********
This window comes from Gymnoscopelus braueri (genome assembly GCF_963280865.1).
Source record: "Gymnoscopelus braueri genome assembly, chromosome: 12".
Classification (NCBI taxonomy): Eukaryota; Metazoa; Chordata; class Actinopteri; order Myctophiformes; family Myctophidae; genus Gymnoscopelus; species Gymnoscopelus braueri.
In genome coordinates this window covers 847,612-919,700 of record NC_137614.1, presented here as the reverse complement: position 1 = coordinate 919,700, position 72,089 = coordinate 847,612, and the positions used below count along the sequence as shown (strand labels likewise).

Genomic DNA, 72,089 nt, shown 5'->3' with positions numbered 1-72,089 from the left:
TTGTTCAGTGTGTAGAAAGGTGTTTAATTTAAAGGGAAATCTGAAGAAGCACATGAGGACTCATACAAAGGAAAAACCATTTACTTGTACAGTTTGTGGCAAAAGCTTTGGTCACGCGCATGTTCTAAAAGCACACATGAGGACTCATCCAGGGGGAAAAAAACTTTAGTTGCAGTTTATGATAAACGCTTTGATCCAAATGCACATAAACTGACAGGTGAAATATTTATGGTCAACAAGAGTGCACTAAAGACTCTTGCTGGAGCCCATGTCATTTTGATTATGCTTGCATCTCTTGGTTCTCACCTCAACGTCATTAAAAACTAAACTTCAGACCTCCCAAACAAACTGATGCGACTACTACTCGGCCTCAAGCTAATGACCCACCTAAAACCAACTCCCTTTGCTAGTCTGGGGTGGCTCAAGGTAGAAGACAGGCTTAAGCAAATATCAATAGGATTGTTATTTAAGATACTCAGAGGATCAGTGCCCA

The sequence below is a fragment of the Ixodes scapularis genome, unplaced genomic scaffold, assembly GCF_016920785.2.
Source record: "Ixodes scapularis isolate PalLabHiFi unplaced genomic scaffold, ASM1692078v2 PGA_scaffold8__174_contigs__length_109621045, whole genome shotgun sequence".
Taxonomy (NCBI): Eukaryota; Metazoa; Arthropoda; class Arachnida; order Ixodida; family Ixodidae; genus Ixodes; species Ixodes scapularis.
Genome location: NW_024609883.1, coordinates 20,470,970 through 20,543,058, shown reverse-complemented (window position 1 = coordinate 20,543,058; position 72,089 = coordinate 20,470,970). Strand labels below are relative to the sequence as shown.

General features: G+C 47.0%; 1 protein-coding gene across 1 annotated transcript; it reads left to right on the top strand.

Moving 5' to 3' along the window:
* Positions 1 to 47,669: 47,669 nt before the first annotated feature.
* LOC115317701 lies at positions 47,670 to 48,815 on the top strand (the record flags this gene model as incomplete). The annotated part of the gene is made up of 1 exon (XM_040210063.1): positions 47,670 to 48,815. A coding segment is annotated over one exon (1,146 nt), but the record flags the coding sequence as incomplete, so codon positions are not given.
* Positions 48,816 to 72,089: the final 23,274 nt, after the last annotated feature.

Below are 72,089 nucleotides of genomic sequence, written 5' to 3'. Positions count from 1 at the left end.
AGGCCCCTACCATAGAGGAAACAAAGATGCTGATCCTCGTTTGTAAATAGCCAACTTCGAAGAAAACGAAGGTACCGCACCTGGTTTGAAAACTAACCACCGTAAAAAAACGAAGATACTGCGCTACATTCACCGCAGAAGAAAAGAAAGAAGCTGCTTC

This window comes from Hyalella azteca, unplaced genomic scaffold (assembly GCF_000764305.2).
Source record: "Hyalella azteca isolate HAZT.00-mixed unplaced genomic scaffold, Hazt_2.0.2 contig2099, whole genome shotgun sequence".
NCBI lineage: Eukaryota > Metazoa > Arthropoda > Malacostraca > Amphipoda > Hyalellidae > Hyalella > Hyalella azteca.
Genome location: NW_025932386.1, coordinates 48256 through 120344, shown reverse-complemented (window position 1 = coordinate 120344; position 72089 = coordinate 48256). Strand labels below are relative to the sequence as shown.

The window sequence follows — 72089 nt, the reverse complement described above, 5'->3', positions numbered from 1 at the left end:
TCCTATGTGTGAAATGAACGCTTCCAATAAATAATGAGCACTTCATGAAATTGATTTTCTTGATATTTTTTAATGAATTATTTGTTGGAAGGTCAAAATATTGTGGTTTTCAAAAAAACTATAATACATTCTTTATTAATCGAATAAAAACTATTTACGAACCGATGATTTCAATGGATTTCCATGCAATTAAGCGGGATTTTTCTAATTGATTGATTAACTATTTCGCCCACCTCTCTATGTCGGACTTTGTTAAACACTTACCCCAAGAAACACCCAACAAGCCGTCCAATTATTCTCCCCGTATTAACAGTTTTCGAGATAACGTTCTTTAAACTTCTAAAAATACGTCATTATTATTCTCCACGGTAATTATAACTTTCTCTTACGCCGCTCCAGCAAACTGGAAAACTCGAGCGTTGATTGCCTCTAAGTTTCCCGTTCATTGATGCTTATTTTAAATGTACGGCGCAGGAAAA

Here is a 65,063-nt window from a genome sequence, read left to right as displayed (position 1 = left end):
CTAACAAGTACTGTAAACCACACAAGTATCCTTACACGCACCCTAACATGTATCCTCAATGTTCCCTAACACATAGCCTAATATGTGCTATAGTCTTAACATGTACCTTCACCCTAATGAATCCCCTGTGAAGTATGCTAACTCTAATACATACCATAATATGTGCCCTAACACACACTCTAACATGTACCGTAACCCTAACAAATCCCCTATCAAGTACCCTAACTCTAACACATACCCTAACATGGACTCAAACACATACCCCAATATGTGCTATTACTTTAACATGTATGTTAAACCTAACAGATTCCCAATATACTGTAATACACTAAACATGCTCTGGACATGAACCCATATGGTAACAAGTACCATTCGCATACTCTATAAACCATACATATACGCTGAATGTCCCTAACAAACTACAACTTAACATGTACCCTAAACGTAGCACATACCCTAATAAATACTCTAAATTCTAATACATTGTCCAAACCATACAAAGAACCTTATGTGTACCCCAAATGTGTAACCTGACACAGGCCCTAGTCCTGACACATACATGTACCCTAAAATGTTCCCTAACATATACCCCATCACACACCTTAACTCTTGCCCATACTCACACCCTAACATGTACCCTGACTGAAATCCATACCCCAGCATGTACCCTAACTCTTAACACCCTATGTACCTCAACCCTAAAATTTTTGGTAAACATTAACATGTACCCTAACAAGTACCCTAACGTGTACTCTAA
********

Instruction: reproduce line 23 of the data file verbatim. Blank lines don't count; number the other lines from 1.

TCCTATGTGTGAAATGAACGCTTCCAATAAATAATGAGCACTTCATGAAATTGATTTTCTTGATATTTTTTAATGAATTATTTGTTGGAAGGTCAAAATATTGTGGTTTTCAAAAAAACTATAATACATTCTTTATTAATCGAATAAAAACTATTTACGAACCGATGATTTCAATGGATTTCCATGCAATTAAGCGGGATTTTTCTAATTGATTGATTAACTATTTCGCCCACCTCTCTATGTCGGACTTTGTTAAACACTTACCCCAAGAAACACCCAACAAGCCGTCCAATTATTCTCCCCGTATTAACAGTTTTCGAGATAACGTTCTTTAAACTTCTAAAAATACGTCATTATTATTCTCCACGGTAATTATAACTTTCTCTTACGCCGCTCCAGCAAACTGGAAAACTCGAGCGTTGATTGCCTCTAAGTTTCCCGTTCATTGATGCTTATTTTAAATGTACGGCGCAGGAAAA